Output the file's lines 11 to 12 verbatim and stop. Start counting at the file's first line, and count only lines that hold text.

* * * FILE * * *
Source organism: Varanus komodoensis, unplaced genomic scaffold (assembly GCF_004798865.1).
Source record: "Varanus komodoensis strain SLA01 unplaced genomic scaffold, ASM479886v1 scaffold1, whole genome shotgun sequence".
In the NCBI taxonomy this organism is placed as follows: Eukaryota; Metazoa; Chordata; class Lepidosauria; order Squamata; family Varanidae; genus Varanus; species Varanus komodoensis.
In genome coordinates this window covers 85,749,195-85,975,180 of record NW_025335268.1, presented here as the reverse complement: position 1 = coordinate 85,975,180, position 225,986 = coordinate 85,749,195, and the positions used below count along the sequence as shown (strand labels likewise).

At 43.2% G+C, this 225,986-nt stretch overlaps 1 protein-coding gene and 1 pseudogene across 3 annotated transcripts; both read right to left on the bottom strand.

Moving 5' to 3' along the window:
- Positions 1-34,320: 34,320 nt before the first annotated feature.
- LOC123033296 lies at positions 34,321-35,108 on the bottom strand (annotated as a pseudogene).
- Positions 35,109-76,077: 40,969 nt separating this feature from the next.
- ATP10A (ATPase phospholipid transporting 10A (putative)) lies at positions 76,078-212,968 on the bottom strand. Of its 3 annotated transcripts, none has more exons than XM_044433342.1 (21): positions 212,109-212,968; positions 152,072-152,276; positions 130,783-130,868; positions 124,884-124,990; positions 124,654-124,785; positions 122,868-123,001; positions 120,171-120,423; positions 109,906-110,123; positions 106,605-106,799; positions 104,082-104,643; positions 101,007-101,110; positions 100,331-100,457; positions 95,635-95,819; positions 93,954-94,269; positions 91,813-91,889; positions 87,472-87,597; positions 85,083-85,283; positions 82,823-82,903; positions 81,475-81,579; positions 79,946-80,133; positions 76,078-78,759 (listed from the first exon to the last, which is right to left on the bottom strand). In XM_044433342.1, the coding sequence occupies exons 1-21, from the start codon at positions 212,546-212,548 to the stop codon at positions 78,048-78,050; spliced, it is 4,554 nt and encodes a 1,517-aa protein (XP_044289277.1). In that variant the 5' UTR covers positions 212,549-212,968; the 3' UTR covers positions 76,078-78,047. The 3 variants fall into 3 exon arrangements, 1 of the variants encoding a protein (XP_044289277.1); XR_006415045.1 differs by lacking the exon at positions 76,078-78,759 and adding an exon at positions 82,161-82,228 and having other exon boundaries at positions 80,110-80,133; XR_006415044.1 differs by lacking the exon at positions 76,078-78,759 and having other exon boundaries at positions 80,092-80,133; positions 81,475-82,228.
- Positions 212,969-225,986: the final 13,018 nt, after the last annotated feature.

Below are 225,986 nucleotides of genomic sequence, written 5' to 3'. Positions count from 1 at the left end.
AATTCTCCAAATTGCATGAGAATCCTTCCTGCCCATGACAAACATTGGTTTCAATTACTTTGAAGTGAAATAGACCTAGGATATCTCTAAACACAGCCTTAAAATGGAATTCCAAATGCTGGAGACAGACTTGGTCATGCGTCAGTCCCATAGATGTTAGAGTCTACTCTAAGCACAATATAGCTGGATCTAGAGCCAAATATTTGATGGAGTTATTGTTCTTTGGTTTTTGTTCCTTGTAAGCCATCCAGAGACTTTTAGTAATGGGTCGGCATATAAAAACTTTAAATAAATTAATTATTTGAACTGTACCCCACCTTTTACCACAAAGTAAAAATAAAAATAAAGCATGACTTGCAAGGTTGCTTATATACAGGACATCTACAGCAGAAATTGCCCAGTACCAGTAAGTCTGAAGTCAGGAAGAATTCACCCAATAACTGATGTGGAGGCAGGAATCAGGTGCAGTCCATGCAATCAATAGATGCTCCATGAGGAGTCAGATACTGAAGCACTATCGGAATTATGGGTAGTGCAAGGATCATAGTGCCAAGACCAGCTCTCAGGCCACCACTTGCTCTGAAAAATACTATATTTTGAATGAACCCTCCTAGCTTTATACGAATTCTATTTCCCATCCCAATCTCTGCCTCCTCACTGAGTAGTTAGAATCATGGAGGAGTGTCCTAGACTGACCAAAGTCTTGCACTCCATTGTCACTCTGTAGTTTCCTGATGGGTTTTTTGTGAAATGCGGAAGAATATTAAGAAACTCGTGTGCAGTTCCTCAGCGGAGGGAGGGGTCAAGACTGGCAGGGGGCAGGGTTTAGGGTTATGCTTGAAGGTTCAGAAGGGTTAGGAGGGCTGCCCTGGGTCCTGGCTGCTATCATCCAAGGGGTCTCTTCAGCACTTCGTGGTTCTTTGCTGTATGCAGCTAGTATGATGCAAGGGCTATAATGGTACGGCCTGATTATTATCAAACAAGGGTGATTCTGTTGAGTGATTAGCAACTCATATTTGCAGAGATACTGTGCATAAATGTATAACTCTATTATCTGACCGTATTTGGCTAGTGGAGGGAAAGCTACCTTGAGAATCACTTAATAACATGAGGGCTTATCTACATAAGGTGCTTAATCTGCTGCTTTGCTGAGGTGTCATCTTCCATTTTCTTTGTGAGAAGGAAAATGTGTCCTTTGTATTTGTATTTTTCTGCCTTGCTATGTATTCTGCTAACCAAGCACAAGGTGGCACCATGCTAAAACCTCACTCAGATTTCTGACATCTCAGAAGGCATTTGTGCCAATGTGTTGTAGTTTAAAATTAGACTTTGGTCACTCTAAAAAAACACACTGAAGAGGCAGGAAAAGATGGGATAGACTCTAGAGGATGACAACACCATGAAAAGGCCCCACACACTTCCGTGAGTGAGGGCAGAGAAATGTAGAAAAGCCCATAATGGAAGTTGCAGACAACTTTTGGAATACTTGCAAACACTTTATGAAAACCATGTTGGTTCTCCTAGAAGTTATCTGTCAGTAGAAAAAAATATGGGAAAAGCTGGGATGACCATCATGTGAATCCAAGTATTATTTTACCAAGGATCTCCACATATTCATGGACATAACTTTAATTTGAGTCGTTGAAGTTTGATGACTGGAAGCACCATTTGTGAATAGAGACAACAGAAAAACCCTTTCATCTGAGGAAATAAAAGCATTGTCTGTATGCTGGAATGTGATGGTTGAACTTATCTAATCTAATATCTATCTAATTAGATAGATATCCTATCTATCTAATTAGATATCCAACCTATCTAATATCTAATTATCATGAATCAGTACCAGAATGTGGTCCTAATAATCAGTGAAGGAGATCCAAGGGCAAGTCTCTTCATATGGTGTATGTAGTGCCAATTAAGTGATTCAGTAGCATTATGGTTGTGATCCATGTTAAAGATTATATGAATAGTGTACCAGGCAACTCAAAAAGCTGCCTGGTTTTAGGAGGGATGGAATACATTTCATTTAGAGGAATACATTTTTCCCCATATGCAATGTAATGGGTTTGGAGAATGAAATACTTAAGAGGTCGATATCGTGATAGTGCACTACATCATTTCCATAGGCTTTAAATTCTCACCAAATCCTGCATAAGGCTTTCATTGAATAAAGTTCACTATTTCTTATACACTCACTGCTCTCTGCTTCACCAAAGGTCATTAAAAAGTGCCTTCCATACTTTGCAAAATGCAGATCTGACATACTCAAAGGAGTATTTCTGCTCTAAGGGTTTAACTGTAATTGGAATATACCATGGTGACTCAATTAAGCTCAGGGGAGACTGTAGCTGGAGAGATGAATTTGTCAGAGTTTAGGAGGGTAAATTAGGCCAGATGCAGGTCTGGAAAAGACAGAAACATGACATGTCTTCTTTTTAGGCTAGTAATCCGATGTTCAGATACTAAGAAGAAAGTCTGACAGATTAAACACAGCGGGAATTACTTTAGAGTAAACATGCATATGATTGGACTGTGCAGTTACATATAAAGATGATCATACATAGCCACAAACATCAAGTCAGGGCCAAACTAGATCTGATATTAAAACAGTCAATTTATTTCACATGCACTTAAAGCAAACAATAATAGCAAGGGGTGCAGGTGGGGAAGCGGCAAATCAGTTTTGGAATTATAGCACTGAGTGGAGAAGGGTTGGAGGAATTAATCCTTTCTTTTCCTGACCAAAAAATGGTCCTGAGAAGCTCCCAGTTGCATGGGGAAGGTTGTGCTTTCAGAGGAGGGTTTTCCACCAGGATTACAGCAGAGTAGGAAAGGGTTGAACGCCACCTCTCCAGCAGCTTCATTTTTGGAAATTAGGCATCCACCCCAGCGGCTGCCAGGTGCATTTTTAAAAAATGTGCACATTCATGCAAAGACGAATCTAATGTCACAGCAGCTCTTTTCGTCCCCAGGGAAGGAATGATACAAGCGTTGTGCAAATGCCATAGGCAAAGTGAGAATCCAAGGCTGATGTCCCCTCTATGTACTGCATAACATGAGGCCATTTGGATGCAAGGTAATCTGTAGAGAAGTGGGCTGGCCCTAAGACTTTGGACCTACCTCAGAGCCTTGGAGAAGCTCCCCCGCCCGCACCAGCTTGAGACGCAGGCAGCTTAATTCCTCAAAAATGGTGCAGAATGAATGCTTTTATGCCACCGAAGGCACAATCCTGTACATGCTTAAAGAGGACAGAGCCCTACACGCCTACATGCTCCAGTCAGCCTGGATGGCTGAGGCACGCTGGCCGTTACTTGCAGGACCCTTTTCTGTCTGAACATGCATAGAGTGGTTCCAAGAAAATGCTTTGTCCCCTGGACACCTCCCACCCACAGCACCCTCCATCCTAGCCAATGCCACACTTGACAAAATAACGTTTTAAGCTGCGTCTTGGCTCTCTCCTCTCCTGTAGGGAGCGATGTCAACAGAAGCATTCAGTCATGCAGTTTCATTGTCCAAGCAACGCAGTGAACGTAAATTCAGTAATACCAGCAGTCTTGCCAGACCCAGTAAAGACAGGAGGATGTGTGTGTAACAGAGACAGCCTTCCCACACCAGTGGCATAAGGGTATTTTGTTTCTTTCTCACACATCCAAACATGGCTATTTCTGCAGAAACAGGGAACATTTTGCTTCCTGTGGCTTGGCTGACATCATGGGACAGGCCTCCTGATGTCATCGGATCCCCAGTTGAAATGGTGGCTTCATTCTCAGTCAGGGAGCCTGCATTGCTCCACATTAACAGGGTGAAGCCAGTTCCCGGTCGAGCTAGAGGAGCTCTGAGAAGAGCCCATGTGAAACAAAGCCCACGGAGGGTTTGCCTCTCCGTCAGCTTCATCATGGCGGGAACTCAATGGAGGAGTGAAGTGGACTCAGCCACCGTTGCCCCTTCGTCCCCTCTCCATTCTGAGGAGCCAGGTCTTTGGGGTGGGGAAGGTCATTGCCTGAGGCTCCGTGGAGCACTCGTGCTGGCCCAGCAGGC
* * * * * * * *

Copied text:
- Positions 212,969-225,986: the final 13,018 nt, after the last annotated feature.

Below are 225,986 nucleotides of genomic sequence, written 5' to 3'. Positions count from 1 at the left end.